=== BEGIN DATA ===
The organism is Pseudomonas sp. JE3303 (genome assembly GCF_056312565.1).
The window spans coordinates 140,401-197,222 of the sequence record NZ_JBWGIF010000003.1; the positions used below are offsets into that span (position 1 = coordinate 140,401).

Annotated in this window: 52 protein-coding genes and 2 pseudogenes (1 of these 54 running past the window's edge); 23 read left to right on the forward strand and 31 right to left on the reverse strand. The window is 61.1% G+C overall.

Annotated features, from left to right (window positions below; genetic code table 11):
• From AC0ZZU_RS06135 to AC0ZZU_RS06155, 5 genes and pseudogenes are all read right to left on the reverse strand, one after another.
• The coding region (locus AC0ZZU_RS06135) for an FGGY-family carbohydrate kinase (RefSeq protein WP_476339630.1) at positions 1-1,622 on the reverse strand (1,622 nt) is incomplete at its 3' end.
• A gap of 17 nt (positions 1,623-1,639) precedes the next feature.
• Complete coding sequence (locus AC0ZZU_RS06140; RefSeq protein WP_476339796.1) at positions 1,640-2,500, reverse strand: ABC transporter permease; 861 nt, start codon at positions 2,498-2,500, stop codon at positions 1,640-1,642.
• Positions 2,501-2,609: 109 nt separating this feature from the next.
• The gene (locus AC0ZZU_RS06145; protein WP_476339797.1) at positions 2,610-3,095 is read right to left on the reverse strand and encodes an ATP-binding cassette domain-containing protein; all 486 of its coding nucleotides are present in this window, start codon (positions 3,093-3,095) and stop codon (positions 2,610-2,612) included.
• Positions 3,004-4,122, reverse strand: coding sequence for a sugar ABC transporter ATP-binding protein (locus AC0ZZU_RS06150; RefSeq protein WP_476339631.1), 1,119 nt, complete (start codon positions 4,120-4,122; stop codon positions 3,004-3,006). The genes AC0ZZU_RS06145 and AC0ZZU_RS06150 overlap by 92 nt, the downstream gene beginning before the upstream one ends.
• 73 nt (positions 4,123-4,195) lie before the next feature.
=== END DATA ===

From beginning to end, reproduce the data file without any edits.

The organism is Pseudomonas sp. JE3303 (genome assembly GCF_056312565.1).
The window spans coordinates 140,401-197,222 of the sequence record NZ_JBWGIF010000003.1; the positions used below are offsets into that span (position 1 = coordinate 140,401).

Annotated in this window: 52 protein-coding genes and 2 pseudogenes (1 of these 54 running past the window's edge); 23 read left to right on the forward strand and 31 right to left on the reverse strand. The window is 61.1% G+C overall.

Annotated features, from left to right (window positions below; genetic code table 11):
• From AC0ZZU_RS06135 to AC0ZZU_RS06155, 5 genes and pseudogenes are all read right to left on the reverse strand, one after another.
• The coding region (locus AC0ZZU_RS06135) for an FGGY-family carbohydrate kinase (RefSeq protein WP_476339630.1) at positions 1-1,622 on the reverse strand (1,622 nt) is incomplete at its 3' end.
• A gap of 17 nt (positions 1,623-1,639) precedes the next feature.
• Complete coding sequence (locus AC0ZZU_RS06140; RefSeq protein WP_476339796.1) at positions 1,640-2,500, reverse strand: ABC transporter permease; 861 nt, start codon at positions 2,498-2,500, stop codon at positions 1,640-1,642.
• Positions 2,501-2,609: 109 nt separating this feature from the next.
• The gene (locus AC0ZZU_RS06145; protein WP_476339797.1) at positions 2,610-3,095 is read right to left on the reverse strand and encodes an ATP-binding cassette domain-containing protein; all 486 of its coding nucleotides are present in this window, start codon (positions 3,093-3,095) and stop codon (positions 2,610-2,612) included.
• Positions 3,004-4,122, reverse strand: coding sequence for a sugar ABC transporter ATP-binding protein (locus AC0ZZU_RS06150; RefSeq protein WP_476339631.1), 1,119 nt, complete (start codon positions 4,120-4,122; stop codon positions 3,004-3,006). The genes AC0ZZU_RS06145 and AC0ZZU_RS06150 overlap by 92 nt, the downstream gene beginning before the upstream one ends.
• 73 nt (positions 4,123-4,195) lie before the next feature.